Sep 272009
Authors: Lauren Leete

Add another to the list of debilitating eating disorders, which includes anorexia and bulimia.

A new phenomenon has surfaced on campuses in the form of what media and medical professionals are calling drunkorexia, which is a combination of binge drinking and existing eating disorders.

Students, in an effort to keep their weight under control or, in some cases, balance their checkbook, limit their food calorie intake during the day to 500 or fewer or purge to compensate for the alcohol calories they plan to consume later that night.

Over the summer, the Eating Disorder Center of Denver saw a larger number of college-aged females struggling with both eating disorders and heavy binge drinking than seen in the past enter its program.

“It’s a different presentation,” said Tamara Pryor, the clinical director of the EDC-D. “The first summer we ran into this particular combination.”

Binge drinking is classified as consuming alcohol at least four times a week with four to seven drinks at one sitting. Bulimia nervosa, which is an eating disorder where victims binge eat, then vomit their meal, is more commonly associated with binge drinking.

“There has not been much connection with anorexia because anorexics need high levels of control with their diet,” Pryor said.

The Pressure to “Fit-In”

Near the beginning of the school year, beer pong tables and signs that read “U Honk, We Drink” line the yards surrounding campus.

Pryor said nearly 44 percent of college students engage in binge drinking.

This campus lifestyle may be partly to blame for the drunkorexia trend as the pressure to fit into the status quo rattles the vulnerable, especially freshmen.

College students are at “a particularly high risk” for developing both alcohol abuse and eating disorders because of higher stress and peer pressure levels, said Diana Hill, clinical director of the La Luna Center, an eating disorder treatment facility in Fort Collins.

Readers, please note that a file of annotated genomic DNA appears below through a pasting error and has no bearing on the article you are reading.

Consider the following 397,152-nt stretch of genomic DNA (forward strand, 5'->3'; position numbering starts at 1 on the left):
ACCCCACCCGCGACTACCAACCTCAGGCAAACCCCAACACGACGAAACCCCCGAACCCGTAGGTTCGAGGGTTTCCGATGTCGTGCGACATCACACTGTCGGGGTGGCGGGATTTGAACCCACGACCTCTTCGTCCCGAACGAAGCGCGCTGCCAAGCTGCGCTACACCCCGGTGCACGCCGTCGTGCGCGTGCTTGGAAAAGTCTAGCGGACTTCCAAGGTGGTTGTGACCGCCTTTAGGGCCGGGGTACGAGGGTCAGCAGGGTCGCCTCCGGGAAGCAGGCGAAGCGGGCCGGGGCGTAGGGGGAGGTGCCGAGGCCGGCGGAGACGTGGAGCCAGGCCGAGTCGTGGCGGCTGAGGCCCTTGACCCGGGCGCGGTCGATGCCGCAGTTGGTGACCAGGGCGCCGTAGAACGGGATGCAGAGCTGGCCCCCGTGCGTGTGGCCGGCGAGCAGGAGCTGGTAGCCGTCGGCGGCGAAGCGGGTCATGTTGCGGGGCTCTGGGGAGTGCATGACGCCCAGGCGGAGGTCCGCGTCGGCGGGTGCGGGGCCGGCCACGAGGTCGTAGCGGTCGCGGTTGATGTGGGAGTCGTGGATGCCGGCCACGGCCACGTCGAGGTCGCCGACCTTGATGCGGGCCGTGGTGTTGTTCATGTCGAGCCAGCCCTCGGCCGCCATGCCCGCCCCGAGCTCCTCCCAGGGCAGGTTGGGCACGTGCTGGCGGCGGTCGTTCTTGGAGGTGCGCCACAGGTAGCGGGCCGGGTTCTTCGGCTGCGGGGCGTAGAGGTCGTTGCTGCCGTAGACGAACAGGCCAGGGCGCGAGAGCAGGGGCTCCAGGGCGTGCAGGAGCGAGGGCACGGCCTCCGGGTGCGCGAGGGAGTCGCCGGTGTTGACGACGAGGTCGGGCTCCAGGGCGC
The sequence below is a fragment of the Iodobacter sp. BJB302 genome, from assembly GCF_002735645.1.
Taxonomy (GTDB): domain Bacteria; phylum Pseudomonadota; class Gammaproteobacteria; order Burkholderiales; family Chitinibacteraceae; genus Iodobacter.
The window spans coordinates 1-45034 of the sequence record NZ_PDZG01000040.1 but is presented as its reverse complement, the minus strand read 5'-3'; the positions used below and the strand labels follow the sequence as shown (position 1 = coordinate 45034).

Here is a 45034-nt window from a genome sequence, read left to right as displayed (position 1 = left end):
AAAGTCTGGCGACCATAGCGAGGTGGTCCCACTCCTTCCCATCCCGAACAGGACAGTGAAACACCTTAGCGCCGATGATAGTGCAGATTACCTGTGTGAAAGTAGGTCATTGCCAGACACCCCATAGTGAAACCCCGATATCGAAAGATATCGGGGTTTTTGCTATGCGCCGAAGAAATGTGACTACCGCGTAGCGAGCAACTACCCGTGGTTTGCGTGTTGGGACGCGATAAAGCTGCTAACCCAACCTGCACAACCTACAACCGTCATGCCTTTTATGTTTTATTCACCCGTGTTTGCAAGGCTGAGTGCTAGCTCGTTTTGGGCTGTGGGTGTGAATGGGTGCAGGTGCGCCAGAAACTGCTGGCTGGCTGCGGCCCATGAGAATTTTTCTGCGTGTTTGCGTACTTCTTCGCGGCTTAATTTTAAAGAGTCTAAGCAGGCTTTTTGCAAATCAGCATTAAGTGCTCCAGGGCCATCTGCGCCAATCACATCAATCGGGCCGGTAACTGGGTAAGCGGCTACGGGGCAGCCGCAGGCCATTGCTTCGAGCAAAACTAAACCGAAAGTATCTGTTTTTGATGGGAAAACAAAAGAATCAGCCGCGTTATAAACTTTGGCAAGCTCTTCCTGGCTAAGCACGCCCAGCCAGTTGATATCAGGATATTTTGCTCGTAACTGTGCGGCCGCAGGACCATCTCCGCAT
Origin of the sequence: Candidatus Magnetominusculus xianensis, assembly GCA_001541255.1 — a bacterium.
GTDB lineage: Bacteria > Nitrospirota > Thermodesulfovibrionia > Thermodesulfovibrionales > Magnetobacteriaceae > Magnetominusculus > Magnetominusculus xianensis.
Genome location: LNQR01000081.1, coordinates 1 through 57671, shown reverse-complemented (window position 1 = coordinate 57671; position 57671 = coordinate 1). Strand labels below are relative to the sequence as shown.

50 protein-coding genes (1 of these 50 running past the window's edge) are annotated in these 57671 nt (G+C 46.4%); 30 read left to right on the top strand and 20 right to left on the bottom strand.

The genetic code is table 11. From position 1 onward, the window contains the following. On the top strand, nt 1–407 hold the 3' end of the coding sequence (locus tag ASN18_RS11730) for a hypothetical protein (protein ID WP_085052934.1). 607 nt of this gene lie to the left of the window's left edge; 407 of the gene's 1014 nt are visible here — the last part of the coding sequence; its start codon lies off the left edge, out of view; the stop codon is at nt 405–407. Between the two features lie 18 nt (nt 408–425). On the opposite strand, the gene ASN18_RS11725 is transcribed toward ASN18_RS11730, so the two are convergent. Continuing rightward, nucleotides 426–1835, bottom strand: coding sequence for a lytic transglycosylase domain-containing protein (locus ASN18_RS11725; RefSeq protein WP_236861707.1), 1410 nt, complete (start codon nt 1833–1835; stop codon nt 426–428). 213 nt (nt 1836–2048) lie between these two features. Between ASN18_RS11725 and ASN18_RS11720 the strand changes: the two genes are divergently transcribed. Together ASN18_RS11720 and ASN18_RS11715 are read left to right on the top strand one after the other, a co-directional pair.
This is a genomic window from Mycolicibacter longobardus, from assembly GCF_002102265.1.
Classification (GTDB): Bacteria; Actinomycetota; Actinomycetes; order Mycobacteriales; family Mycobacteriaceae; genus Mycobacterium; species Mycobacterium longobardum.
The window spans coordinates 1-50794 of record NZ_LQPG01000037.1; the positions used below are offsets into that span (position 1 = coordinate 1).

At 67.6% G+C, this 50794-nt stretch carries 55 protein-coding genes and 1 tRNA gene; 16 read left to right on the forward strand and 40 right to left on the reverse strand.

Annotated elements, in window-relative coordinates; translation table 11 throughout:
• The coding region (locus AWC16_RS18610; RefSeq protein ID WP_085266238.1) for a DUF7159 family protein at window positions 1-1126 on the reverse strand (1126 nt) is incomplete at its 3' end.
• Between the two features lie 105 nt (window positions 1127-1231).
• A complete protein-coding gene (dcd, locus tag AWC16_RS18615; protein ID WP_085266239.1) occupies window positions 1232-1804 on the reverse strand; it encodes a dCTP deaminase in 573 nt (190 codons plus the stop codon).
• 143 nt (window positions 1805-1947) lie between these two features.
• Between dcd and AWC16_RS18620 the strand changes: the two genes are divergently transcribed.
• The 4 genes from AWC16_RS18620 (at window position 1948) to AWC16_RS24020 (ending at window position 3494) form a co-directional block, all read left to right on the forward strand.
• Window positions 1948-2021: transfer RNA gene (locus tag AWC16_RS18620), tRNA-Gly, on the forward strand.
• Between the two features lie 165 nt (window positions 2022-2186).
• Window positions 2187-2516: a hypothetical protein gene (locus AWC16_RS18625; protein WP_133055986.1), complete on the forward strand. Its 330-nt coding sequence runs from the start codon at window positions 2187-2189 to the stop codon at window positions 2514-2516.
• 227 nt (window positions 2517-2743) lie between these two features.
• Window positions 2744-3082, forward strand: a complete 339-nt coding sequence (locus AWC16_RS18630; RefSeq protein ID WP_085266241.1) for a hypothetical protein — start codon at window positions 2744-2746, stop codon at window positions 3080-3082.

“Unfortunately these messages often normalize substance abuse and promote unhealthy and extreme dieting practices,” Hill said in an e-mail message to the Collegian.

Pryor agreed.

“Their identity is so wrapped up in it. They are facing choices like . ‘Who am I if I’m not drinking or not the fun girl?'” Pryor said.

According to preliminary research, students involved with fraternities and sororities are at a higher risk for these disorders, she said.

Pryor added that more freshman women binge drink than men, but, in juniors and seniors, the ratio is flipped.

Alcohol can also act as a social lubricant in uncomfortable situations among those thirsting for acceptance, she said.

“It’s used to numb out fear,” she said.

With eating disorders, there is also social anxiety. People tend to have a distorted body image, so drinking alcohol makes them more physically and socially comfortable, Pryor said.

But campus culture is only one of many reasons, which include family history of addiction, that students develop these habits.

“It isn’t necessarily one thing,” said Beth Hardy, an admissions assessment clinician at the EDC-D. “It’s a number of factors . (It’s) a correlation between genetics, environment, social and character factors and temperament.”

Hill said many of the clients she works with use alcohol and food as a way to deal with negative emotions like anxiety, depression and anger.

The financial cost of alcohol is another reason students cut back on their food intake.

Jeff Wayland, junior zoology major, said his friend’s girlfriend cuts back on groceries so she can have more money to drink.

He has seen that this behavior is more prevalent in college and said students want to drink as much as they can for the smallest cost possible. But he questions their motives when they drink on an empty stomach.

“It doesn’t make sense to me. They’re just hurting themselves more,” Wayland said.

Pryor said many students who seek help for drunkorexia desire to change their abnormal eating but wish to keep binge drinking because it’s such a common activity in college.

“They came here specifically for the eating disorders, but when it came time to (address) the binge drinking factor, they said ‘I don’t want to give it up’ . They still see value in it even with the negative consequences,” Pryor said.

Solutions for Change

Hardy and Pryor say the best solution is to promote awareness for the problem and find new techniques for coping with stress to curb their alcohol consumption.

“Students must challenge the status-quo and create alternatives . like have fun and let off steam without self-destruction . affirm the individual in a creative and healthy environment,” Hardy said.

The EDC-D hosts a 10-hour counseling program that includes class and therapy sessions like art assessments, a nutrition class, cognitive therapy and family relations. Three meals and a snack are provided every day.

Pryor said this program is unique in that it allows the patients to transition to a normal lifestyle. Apartments specifically for patients are located on South Cherry Street in Denver across the street from the facility.

Staff Writer Lauren Leete can be reached at

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